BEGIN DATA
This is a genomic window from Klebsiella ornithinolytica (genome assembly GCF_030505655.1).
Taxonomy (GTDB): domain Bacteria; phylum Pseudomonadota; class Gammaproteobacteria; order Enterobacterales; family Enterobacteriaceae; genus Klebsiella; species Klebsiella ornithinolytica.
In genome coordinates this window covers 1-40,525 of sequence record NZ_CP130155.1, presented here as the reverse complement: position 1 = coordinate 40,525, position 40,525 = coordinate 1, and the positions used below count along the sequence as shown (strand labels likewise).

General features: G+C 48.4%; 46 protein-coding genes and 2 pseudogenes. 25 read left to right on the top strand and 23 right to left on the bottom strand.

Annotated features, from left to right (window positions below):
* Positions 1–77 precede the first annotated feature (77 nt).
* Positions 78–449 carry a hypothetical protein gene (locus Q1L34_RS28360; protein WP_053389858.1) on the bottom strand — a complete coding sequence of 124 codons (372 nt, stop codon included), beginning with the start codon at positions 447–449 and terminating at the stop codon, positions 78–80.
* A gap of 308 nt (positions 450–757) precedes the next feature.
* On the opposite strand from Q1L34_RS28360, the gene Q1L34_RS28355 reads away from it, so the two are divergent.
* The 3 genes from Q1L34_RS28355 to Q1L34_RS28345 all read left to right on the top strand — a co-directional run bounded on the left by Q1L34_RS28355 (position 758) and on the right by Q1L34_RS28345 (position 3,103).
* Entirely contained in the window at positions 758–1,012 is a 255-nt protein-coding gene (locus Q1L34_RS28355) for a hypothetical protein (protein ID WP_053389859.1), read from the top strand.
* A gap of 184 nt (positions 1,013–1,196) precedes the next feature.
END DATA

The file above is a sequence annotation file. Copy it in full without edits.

This is a genomic window from Klebsiella ornithinolytica (genome assembly GCF_030505655.1).
Taxonomy (GTDB): domain Bacteria; phylum Pseudomonadota; class Gammaproteobacteria; order Enterobacterales; family Enterobacteriaceae; genus Klebsiella; species Klebsiella ornithinolytica.
In genome coordinates this window covers 1-40,525 of sequence record NZ_CP130155.1, presented here as the reverse complement: position 1 = coordinate 40,525, position 40,525 = coordinate 1, and the positions used below count along the sequence as shown (strand labels likewise).

General features: G+C 48.4%; 46 protein-coding genes and 2 pseudogenes. 25 read left to right on the top strand and 23 right to left on the bottom strand.

Annotated features, from left to right (window positions below):
* Positions 1–77 precede the first annotated feature (77 nt).
* Positions 78–449 carry a hypothetical protein gene (locus Q1L34_RS28360; protein WP_053389858.1) on the bottom strand — a complete coding sequence of 124 codons (372 nt, stop codon included), beginning with the start codon at positions 447–449 and terminating at the stop codon, positions 78–80.
* A gap of 308 nt (positions 450–757) precedes the next feature.
* On the opposite strand from Q1L34_RS28360, the gene Q1L34_RS28355 reads away from it, so the two are divergent.
* The 3 genes from Q1L34_RS28355 to Q1L34_RS28345 all read left to right on the top strand — a co-directional run bounded on the left by Q1L34_RS28355 (position 758) and on the right by Q1L34_RS28345 (position 3,103).
* Entirely contained in the window at positions 758–1,012 is a 255-nt protein-coding gene (locus Q1L34_RS28355) for a hypothetical protein (protein ID WP_053389859.1), read from the top strand.
* A gap of 184 nt (positions 1,013–1,196) precedes the next feature.